Take a small and simple photograph; allow yourself half an hour to express its subjects with the pen only, using some permanent liquid colour instead of ink, outlining its buildings or trees firmly, and laying in the deeper shadows, as you have been accustomed to do in your bolder pen drawings; then, when this etching is dry, take your sepia or grey, and tint it over, getting now the finer gradations of the photograph; and, finally, taking out the higher lights with penknife or blotting-paper. You will soon find what can be done in this way; and by a series of experiments you may ascertain for yourself how far the pen may be made serviceable to reinforce shadows, mark characters of texture, outline unintelligible masses, and so on.

The more time you have, the more delicate you may make the pen drawing, blending it with the tint; the less you have, the more distinct you must keep the two. Practise in this way from one photograph, allowing yourself sometimes only a quarter of an hour for the whole thing, sometimes an hour, sometimes two or three hours; in each case drawing the whole subject in full depth of light and shade, but with such degree of finish in the parts as is possible in the given time. And this Exercise, observe, you will do well to repeat frequently, whether you can get prints and drawings as well as photographs, or not.

And now at last, when you can copy a piece of Liber Studiorum, or its photographic substitute, faithfully, you have the complete means in your power of working from nature on all subjects that interest you, which you should do in four different ways.

First. When you have full time, and your subject is one that will stay quiet for you, make perfect light and shade studies, or as nearly perfect as you can, with grey or brown colour of any kind, reinforced and defined with the pen.

Secondly. When your time is short, or the subject is so rich in detail that you feel you cannot complete it intelligibly in light and shade, make a hasty study of the effect, and give the rest of the time to a Dureresque expression of the details. If the subject seems to you interesting, and there are points about it which you cannot understand, try to get five spare minutes to go close up to it, and make a nearer memorandum; not that you are ever to bring the details of this nearer sketch into the farther one, but that you may thus perfect your experience of the aspect of things, and know that such and such a look of a tower or cottage at five hundred yards off means that sort of tower or cottage near; while, also, this nearer sketch will be useful to prevent any future misinterpretation of your own work. If you have time, however far your light and shade study in the distance may have been carried, it is always well, for these reasons, to make also your Dureresque and your near memoranda; for if your light and shade drawing be good, much of the interesting detail must be lost in it, or disguised.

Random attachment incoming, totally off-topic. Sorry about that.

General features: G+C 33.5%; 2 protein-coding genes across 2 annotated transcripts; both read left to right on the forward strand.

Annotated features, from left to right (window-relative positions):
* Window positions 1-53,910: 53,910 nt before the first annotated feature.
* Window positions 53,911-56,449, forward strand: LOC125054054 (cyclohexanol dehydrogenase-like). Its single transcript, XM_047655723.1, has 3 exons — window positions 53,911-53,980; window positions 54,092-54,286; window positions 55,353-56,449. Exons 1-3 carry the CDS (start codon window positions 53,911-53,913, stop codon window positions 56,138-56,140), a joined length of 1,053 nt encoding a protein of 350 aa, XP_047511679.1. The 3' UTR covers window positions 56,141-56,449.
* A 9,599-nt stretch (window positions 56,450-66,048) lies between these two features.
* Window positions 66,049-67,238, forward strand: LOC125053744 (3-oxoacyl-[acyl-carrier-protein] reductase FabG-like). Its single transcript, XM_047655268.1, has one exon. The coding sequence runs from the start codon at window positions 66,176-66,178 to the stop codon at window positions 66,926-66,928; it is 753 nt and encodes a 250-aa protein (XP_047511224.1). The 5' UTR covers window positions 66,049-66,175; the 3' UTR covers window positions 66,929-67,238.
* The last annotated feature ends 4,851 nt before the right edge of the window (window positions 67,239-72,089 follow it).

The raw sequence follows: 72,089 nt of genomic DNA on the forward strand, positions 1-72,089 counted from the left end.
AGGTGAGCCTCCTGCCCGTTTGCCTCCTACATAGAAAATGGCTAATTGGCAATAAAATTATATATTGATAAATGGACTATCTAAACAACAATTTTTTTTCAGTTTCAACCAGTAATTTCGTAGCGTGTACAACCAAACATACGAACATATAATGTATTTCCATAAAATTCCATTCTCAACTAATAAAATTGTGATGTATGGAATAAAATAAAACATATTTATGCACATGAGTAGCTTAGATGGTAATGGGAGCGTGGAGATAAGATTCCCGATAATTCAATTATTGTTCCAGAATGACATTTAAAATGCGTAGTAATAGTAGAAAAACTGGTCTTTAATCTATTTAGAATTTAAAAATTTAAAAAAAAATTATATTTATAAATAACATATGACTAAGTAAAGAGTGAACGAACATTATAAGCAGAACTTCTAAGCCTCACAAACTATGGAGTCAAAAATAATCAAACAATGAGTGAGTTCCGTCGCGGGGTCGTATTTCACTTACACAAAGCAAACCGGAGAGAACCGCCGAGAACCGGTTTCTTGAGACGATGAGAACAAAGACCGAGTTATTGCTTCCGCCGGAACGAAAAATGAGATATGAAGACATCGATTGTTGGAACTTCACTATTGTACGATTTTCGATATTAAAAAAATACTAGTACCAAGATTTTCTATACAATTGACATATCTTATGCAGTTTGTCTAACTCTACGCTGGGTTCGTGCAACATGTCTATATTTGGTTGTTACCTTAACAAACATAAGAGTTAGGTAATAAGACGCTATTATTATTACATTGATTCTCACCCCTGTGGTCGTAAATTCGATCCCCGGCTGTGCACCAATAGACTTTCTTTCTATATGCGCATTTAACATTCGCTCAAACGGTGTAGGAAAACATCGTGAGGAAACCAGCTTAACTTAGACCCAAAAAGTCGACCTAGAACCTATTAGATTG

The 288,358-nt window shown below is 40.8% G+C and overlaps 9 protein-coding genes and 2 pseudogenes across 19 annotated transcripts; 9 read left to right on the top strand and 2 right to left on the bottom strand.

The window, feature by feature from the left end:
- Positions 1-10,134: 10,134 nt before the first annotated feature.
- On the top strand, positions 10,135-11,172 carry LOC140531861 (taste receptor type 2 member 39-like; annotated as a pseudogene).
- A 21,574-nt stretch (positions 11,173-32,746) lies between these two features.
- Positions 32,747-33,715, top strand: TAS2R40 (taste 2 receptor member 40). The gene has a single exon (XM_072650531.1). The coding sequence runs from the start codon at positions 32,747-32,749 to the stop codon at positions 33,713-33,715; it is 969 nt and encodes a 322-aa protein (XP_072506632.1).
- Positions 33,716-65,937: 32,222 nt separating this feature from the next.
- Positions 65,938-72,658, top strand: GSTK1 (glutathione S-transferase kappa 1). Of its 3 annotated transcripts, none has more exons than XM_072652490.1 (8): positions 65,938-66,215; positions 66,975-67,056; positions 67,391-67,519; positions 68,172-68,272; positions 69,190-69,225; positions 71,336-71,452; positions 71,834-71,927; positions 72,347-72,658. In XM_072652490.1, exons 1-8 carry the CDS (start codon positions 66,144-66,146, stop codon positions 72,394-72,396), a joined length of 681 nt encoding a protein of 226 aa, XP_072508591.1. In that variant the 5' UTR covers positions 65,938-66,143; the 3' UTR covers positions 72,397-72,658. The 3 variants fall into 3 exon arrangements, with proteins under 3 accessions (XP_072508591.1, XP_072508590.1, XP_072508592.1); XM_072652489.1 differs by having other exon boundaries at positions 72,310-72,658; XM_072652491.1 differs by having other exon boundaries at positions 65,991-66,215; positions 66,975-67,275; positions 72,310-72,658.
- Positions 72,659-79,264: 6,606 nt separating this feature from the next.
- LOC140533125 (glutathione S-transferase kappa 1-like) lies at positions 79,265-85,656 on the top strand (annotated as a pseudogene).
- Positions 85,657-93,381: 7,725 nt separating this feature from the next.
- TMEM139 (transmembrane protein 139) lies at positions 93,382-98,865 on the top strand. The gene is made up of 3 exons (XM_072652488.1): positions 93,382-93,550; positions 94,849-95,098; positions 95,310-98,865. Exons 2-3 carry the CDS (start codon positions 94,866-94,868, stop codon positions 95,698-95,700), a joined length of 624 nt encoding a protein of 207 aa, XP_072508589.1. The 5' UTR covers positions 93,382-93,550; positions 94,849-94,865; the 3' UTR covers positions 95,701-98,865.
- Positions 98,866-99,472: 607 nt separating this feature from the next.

Your hasty study of effect may be made most easily and quickly with a soft pencil, dashed over when done with one tolerably deep tone of grey, which will fix the pencil. While this fixing colour is wet, take out the higher lights with the dry brush; and, when it is quite dry, scratch out the highest lights with the penknife. Five minutes, carefully applied, will do much by these means. Of course the paper is to be white. I do not like studies on grey paper so well; for you can get more gradation by the taking off your wet tint, and laying it on cunningly a little darker here and there, than you can with body-colour white, unless you are consummately skilful. There is no objection to your making your Dureresque memoranda on grey or yellow paper, and touching or relieving them with white; only, do not depend much on your white touches, nor make the sketch for their sake.

Thirdly. When you have neither time for careful study nor for Dureresque detail, sketch the outline with pencil, then dash in the shadows with the brush boldly, trying to do as much as you possibly can at once, and to get a habit of expedition and decision; laying more colour again and again into the tints as they dry, using every expedient which your practice has suggested to you of carrying out your chiaroscuro in the manageable and moist material, taking the colour off here with the dry brush, scratching out lights in it there with the wooden handle of the brush, rubbing it in with your fingers, drying it off with your sponge, c. Then, when the colour is in, take your pen and mark the outline characters vigorously, in the manner of the Liber Studiorum. This kind of study is very convenient for carrying away pieces of effect which depend not so much on refinement as on complexity, strange shapes of involved shadows, sudden effects of sky, c.; and it is most useful as a safeguard against any too servile or slow habits which the minute copying may induce in you; for although the endeavour to obtain velocity merely for velocity's sake, and dash for display's sake, is as baneful as it is despicable; there are a velocity and a dash which not only are compatible with perfect drawing, but obtain certain results which cannot be had otherwise. And it is perfectly safe for you to study occasionally for speed and decision, while your continual course of practice is such as to ensure your retaining an accurate judgment and a tender touch. Speed, under such circumstances, is rather fatiguing than tempting; and you will find yourself always beguiled rather into elaboration than negligence.